Well, we have penetrated another week into 2009, so I thought a review of 3 of last weeks jazz activities might be appropriate.
First off, last Monday afternoon I was invited to give an illustrated lecture on “My Journey Through Jazz” to the Amersham branch of the University of the Third Age (U3A), Jazz Section. This turned out to be a thoroughly enjoyable time talking to a room full of jazz fans of about my vintage, and playing them a variety of the jazz, and root music, that I had enjoyed on my way through my jazz life. It was very interesting to see different sections of the audience responding to the different styles of music I played, tapping their feet and smiling as different styles reflected their own prime love. When I mentioned that I had first seen singer Ottilie Patterson in the White Hart in Southall in the 1950's, a very excited lady in the back row shouted out that she had been there too!! And I did play them a wide variety of the sounds I had enjoyed, from Kenny Bakers Dozen, through Ken Colyer, to Simon Spillett. Although my brief had been to concentrate on British Jazz, I did manage to slip in a bit of Johnny Hodges, a 1925 Freddy Keppard, and a dose of the Rev Kelsey. Being originally an American musical form, it is impossible to miss out our cousins altogether, and I was determined to play them some of the obscure as well as the familiar. All in all, a well enjoyed (by me at any rate) 2 1/2 hours.
The next jazz event of the week for me was the regular session at Hedsor. Last week, we had the regular band, who are playing very well at the moment, but last week they played a few numbers not usually included in their repertoire. “Big Noise From Winnetka” went fairly well. There is currently a TV advert (for a government agency!) that uses the Bob Crosby Bob Cats original version as background music. I’m not sure if this was their inspiration on the night or not! “Tishomingo Blues” was less well know to modernists, and seemingly to most of the band!
The finale to the jazz musical week was the fabulous Shirtlifters annual “Evening of Winter Ineluctability” at Cookham’s Pinder Hall on Saturday. As usual on these evenings the place was packed, and great fun was had by all. I must say (no, no one is pointing a gun) that the band sounded really good. They had the assistance of “our” sax man Mike Wills, and the ensemble sound was the best I have ever heard from them. Trombone player Malcolm has come on leaps and bounds, and was playing some really good sustaining notes. It was all great fun, AND it has been recorded for future home listening. Watch this space.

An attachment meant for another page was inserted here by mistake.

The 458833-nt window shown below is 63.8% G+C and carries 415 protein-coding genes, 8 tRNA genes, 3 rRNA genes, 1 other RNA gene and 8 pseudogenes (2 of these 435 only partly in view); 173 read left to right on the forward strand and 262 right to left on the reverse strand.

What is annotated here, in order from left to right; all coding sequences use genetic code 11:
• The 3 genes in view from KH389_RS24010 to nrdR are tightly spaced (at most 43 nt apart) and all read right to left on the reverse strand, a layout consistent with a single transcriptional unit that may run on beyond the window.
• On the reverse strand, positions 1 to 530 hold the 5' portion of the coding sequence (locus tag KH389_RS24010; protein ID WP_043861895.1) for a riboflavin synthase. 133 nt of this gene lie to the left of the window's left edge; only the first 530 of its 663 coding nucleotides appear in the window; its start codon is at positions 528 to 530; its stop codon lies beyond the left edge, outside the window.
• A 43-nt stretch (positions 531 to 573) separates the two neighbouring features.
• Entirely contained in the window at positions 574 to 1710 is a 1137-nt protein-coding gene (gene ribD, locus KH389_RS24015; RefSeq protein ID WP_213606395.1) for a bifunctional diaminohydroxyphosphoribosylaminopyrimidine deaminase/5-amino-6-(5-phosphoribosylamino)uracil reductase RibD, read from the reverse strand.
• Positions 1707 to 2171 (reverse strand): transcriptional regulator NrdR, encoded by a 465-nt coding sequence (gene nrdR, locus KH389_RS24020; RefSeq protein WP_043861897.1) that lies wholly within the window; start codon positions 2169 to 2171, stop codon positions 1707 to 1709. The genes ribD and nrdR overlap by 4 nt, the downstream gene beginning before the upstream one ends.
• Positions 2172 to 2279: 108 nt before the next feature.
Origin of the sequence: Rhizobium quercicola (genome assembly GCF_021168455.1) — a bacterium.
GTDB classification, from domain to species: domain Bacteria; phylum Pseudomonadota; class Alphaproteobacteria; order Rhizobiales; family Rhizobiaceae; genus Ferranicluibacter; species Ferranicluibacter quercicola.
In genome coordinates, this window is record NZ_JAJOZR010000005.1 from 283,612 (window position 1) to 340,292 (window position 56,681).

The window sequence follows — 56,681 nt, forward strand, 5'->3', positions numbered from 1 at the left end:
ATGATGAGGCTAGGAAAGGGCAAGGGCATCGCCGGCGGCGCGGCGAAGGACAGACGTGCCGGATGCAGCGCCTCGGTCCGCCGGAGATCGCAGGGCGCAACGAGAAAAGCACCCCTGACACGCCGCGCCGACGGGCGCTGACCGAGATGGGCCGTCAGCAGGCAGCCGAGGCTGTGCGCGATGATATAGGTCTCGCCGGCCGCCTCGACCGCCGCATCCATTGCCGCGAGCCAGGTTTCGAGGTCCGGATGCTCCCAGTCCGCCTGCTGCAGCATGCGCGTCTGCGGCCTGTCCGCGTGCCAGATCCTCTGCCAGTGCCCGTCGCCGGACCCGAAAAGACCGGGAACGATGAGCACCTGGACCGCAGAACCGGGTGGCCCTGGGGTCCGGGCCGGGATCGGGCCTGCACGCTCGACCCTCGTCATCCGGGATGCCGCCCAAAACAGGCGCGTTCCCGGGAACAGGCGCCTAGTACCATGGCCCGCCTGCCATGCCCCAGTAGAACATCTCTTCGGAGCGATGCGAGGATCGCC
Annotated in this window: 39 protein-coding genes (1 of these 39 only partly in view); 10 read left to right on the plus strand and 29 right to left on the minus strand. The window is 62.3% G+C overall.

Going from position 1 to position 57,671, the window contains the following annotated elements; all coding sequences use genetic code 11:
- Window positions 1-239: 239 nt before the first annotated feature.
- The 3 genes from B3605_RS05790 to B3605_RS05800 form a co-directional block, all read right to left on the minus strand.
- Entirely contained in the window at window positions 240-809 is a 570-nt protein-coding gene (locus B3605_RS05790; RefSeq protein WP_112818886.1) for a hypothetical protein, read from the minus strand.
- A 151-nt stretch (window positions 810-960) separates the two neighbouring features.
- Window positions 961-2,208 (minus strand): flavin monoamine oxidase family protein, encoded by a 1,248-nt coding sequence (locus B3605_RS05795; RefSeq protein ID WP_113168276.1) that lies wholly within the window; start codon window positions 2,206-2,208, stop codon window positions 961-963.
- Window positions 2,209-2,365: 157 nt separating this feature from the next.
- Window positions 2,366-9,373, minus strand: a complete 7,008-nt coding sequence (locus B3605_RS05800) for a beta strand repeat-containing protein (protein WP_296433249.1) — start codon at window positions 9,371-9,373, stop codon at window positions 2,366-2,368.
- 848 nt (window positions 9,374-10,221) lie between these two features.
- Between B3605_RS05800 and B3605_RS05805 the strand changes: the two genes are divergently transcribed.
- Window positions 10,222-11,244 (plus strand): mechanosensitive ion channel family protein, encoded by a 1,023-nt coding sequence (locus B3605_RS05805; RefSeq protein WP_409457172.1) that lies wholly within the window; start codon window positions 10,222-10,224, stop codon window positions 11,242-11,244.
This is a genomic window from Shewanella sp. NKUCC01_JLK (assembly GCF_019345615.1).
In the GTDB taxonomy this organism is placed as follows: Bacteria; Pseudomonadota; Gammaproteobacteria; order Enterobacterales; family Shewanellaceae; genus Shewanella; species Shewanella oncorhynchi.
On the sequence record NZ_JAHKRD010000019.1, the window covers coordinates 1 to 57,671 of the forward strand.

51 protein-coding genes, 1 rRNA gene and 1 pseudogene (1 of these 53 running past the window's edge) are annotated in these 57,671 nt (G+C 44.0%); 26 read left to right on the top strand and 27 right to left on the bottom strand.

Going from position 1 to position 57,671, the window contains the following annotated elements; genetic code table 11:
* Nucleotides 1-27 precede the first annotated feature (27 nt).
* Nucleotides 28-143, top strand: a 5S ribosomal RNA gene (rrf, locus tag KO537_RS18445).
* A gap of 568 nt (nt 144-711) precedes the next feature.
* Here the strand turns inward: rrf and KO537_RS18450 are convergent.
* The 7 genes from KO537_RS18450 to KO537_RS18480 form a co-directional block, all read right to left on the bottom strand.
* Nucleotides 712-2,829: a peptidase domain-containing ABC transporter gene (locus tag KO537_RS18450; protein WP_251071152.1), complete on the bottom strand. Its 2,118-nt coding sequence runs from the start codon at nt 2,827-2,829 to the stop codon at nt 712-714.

This week on Thursday 29th Jan we have another wonderful prospect for Hedsor. Star saxophonist Simon Spillett will stand in front of our regular rhythm section, and alongside him will be trumpet man Stuart Henderson. And for just £5 you cannot afford to miss it.
Next Week? on Tuesday 3rd Feb, The Clive Burton Quintet play The Bourne End Community Centre, this time with the added dimension of local singer Lea Lyle. 8.30 p.m. start, £5 to get in, and nibbles at half time. And of course, we have our usual session with the Clive Burton Quintet on Thursday at Hedsor.
A couple of year ago, at one of the Swanage Jazz Festival sessions, I very much enjoyed a set by Scottish piano man Brian Kellock. At that session, he had with him saxophonist Julian Arguelles. Out now on a CD is a complete series of duets by those two. I found the live set delightful, full of harmonies, and although playing many well known tunes, full of surprises. The CD is the same. It doesn’t have a rhythm section behind the two players, the sound is well recorded, and it has been a joy to listen to. Tunes include “Blame it on My Youth”, “The Masquerade”, “Don’t You Care To Know” and Lee Konitz “Thingin’”
It all comes on a strange label (Thick Records) being copyrighted to Thick-Skinned!! The number is TRCD0001, its called, “The Nine Mile burn Sessions” and promises to be the first of a series.
This years Swanage Jazz Festival runs from July 10th to the 12th.
That’s it for now folks